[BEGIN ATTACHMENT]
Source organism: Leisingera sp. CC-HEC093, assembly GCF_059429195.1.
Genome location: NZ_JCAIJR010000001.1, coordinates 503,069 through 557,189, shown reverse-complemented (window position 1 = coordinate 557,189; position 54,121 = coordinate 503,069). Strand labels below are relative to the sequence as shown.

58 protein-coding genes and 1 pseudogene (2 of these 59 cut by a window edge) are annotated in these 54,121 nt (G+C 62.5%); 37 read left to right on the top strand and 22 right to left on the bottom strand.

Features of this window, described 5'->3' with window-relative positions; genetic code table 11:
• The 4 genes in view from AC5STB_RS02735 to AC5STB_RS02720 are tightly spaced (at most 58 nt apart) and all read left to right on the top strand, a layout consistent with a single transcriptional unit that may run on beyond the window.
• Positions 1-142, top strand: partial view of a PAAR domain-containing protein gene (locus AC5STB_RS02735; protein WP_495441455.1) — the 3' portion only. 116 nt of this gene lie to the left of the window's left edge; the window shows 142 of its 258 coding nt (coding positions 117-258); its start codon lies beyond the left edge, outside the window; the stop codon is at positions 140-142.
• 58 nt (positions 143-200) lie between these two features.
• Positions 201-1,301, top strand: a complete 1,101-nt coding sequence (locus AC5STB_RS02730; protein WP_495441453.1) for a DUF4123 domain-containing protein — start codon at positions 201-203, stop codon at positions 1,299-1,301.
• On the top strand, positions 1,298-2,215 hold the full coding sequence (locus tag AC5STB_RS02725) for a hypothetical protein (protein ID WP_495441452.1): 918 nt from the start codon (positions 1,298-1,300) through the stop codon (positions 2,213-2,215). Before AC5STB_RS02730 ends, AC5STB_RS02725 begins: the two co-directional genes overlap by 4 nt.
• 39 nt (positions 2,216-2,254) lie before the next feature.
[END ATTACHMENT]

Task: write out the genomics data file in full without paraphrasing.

Source organism: Leisingera sp. CC-HEC093, assembly GCF_059429195.1.
Genome location: NZ_JCAIJR010000001.1, coordinates 503,069 through 557,189, shown reverse-complemented (window position 1 = coordinate 557,189; position 54,121 = coordinate 503,069). Strand labels below are relative to the sequence as shown.

58 protein-coding genes and 1 pseudogene (2 of these 59 cut by a window edge) are annotated in these 54,121 nt (G+C 62.5%); 37 read left to right on the top strand and 22 right to left on the bottom strand.

Features of this window, described 5'->3' with window-relative positions; genetic code table 11:
• The 4 genes in view from AC5STB_RS02735 to AC5STB_RS02720 are tightly spaced (at most 58 nt apart) and all read left to right on the top strand, a layout consistent with a single transcriptional unit that may run on beyond the window.
• Positions 1-142, top strand: partial view of a PAAR domain-containing protein gene (locus AC5STB_RS02735; protein WP_495441455.1) — the 3' portion only. 116 nt of this gene lie to the left of the window's left edge; the window shows 142 of its 258 coding nt (coding positions 117-258); its start codon lies beyond the left edge, outside the window; the stop codon is at positions 140-142.
• 58 nt (positions 143-200) lie between these two features.
• Positions 201-1,301, top strand: a complete 1,101-nt coding sequence (locus AC5STB_RS02730; protein WP_495441453.1) for a DUF4123 domain-containing protein — start codon at positions 201-203, stop codon at positions 1,299-1,301.
• On the top strand, positions 1,298-2,215 hold the full coding sequence (locus tag AC5STB_RS02725) for a hypothetical protein (protein ID WP_495441452.1): 918 nt from the start codon (positions 1,298-1,300) through the stop codon (positions 2,213-2,215). Before AC5STB_RS02730 ends, AC5STB_RS02725 begins: the two co-directional genes overlap by 4 nt.
• 39 nt (positions 2,216-2,254) lie before the next feature.